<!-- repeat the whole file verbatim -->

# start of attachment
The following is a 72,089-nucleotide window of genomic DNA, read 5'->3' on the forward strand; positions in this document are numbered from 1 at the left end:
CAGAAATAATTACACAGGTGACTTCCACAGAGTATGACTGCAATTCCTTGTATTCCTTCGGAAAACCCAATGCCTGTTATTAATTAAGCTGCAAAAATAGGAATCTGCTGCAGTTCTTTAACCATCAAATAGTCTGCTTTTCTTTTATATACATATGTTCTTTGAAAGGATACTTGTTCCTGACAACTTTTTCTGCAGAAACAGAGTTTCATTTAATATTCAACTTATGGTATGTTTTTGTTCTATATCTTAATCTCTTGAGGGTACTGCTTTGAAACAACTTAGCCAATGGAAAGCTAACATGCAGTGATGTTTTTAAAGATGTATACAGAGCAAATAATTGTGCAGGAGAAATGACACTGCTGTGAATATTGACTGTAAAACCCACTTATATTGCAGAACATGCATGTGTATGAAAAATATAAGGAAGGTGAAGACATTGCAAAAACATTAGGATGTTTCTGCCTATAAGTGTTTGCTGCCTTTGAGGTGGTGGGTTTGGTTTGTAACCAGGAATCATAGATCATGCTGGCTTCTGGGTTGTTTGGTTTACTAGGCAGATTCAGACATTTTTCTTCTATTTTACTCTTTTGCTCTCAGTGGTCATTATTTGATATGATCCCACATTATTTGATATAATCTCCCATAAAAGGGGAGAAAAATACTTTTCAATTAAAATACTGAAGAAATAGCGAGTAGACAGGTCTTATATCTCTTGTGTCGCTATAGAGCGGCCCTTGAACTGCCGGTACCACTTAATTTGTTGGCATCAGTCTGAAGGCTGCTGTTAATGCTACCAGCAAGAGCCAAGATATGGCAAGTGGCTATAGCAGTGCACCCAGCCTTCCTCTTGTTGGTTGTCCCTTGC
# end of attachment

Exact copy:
The following is a 72,089-nucleotide window of genomic DNA, read 5'->3' on the forward strand; positions in this document are numbered from 1 at the left end:
CAGAAATAATTACACAGGTGACTTCCACAGAGTATGACTGCAATTCCTTGTATTCCTTCGGAAAACCCAATGCCTGTTATTAATTAAGCTGCAAAAATAGGAATCTGCTGCAGTTCTTTAACCATCAAATAGTCTGCTTTTCTTTTATATACATATGTTCTTTGAAAGGATACTTGTTCCTGACAACTTTTTCTGCAGAAACAGAGTTTCATTTAATATTCAACTTATGGTATGTTTTTGTTCTATATCTTAATCTCTTGAGGGTACTGCTTTGAAACAACTTAGCCAATGGAAAGCTAACATGCAGTGATGTTTTTAAAGATGTATACAGAGCAAATAATTGTGCAGGAGAAATGACACTGCTGTGAATATTGACTGTAAAACCCACTTATATTGCAGAACATGCATGTGTATGAAAAATATAAGGAAGGTGAAGACATTGCAAAAACATTAGGATGTTTCTGCCTATAAGTGTTTGCTGCCTTTGAGGTGGTGGGTTTGGTTTGTAACCAGGAATCATAGATCATGCTGGCTTCTGGGTTGTTTGGTTTACTAGGCAGATTCAGACATTTTTCTTCTATTTTACTCTTTTGCTCTCAGTGGTCATTATTTGATATGATCCCACATTATTTGATATAATCTCCCATAAAAGGGGAGAAAAATACTTTTCAATTAAAATACTGAAGAAATAGCGAGTAGACAGGTCTTATATCTCTTGTGTCGCTATAGAGCGGCCCTTGAACTGCCGGTACCACTTAATTTGTTGGCATCAGTCTGAAGGCTGCTGTTAATGCTACCAGCAAGAGCCAAGATATGGCAAGTGGCTATAGCAGTGCACCCAGCCTTCCTCTTGTTGGTTGTCCCTTGC